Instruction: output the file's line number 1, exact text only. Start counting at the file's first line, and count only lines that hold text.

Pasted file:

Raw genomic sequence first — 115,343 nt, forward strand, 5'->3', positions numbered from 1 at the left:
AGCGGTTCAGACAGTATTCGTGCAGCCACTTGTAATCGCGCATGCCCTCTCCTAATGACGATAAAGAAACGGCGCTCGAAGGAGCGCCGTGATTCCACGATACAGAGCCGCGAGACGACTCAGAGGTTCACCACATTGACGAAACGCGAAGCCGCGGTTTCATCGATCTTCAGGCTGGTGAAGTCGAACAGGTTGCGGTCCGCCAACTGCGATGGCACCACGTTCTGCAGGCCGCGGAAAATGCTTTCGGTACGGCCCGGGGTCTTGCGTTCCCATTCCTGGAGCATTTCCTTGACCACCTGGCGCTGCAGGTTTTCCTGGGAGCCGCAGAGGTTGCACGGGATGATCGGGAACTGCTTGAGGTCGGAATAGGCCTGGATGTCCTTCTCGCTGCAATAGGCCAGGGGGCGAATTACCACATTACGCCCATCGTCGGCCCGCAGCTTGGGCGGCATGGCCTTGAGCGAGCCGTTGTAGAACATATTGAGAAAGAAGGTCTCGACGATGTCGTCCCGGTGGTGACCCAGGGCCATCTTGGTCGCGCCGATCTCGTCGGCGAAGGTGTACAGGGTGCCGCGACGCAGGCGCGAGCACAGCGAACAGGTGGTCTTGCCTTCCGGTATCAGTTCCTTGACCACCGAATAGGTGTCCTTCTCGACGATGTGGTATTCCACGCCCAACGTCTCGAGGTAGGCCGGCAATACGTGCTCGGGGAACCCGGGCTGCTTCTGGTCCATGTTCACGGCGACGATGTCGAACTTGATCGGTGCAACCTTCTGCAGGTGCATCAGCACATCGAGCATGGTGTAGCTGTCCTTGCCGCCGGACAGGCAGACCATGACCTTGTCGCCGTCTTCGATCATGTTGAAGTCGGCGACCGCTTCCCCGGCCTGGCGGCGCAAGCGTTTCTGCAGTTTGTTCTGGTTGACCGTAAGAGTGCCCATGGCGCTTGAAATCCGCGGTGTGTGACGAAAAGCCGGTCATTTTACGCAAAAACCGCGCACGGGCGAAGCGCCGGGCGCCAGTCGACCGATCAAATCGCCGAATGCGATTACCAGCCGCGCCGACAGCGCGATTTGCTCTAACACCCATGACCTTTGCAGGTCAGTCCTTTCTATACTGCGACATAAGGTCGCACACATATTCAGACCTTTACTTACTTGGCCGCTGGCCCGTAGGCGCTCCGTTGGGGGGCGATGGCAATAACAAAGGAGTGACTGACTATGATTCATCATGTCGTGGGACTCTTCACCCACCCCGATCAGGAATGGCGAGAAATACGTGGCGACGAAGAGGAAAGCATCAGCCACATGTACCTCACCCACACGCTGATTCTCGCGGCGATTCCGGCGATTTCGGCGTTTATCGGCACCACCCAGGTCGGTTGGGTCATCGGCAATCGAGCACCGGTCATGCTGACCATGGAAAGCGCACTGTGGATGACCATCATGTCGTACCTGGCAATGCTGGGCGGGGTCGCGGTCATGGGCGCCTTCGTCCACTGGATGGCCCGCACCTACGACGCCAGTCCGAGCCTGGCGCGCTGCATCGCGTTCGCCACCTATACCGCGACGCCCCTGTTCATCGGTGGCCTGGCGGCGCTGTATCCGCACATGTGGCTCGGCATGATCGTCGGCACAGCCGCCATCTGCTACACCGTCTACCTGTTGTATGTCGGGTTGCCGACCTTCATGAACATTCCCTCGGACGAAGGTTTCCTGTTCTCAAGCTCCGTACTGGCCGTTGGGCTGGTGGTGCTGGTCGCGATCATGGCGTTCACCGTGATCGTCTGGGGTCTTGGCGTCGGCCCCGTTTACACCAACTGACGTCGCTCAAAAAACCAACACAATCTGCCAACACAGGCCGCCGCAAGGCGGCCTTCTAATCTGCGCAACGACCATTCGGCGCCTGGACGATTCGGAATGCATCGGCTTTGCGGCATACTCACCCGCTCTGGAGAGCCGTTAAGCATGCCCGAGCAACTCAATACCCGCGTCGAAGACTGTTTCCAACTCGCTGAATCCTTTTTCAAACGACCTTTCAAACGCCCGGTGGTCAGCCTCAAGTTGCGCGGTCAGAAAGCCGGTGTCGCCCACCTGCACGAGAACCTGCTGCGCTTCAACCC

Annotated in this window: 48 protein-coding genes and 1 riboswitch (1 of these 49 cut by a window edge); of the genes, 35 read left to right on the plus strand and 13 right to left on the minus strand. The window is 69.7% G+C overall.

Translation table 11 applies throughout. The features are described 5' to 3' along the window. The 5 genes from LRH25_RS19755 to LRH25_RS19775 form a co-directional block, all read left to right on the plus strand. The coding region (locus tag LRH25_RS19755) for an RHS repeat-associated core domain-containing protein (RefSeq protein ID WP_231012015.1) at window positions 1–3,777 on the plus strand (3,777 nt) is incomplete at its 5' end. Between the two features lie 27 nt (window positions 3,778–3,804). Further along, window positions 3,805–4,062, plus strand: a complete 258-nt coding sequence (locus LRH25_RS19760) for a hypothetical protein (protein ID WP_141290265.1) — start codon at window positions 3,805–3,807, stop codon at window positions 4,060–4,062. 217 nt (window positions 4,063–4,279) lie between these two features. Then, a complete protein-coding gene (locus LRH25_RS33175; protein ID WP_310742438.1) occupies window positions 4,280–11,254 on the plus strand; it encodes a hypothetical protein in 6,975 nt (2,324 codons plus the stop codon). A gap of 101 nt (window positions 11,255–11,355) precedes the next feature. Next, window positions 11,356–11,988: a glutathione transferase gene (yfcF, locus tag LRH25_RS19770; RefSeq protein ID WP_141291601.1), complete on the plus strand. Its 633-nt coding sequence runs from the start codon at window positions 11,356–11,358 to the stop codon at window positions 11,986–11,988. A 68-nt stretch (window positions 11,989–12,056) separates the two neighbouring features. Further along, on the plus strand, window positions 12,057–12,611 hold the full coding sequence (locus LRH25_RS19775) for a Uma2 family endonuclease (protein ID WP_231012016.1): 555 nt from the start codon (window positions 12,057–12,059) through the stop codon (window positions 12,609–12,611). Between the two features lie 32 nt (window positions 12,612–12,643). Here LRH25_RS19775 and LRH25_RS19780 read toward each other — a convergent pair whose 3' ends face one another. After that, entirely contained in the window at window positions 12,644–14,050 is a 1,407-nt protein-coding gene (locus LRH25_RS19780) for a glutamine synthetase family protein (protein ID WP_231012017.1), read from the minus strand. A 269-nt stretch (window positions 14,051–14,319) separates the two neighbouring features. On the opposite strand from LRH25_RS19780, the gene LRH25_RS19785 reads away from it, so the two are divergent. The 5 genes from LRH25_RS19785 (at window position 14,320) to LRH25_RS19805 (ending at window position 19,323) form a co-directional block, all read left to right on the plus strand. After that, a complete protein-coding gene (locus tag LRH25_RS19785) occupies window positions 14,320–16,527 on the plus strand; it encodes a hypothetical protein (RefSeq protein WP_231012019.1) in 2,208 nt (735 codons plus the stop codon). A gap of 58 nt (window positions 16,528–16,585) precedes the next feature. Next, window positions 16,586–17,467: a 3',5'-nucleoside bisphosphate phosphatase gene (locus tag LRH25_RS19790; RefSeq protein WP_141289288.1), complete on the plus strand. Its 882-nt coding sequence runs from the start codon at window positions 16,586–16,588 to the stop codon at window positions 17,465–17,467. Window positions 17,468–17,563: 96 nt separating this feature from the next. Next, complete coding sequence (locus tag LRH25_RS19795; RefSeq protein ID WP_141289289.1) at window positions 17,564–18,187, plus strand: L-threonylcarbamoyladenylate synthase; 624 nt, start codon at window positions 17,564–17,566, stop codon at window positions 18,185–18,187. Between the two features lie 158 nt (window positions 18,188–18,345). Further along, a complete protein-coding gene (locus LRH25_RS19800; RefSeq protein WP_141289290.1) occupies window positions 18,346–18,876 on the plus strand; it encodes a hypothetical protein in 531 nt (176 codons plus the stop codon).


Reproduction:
Raw genomic sequence first — 115,343 nt, forward strand, 5'->3', positions numbered from 1 at the left: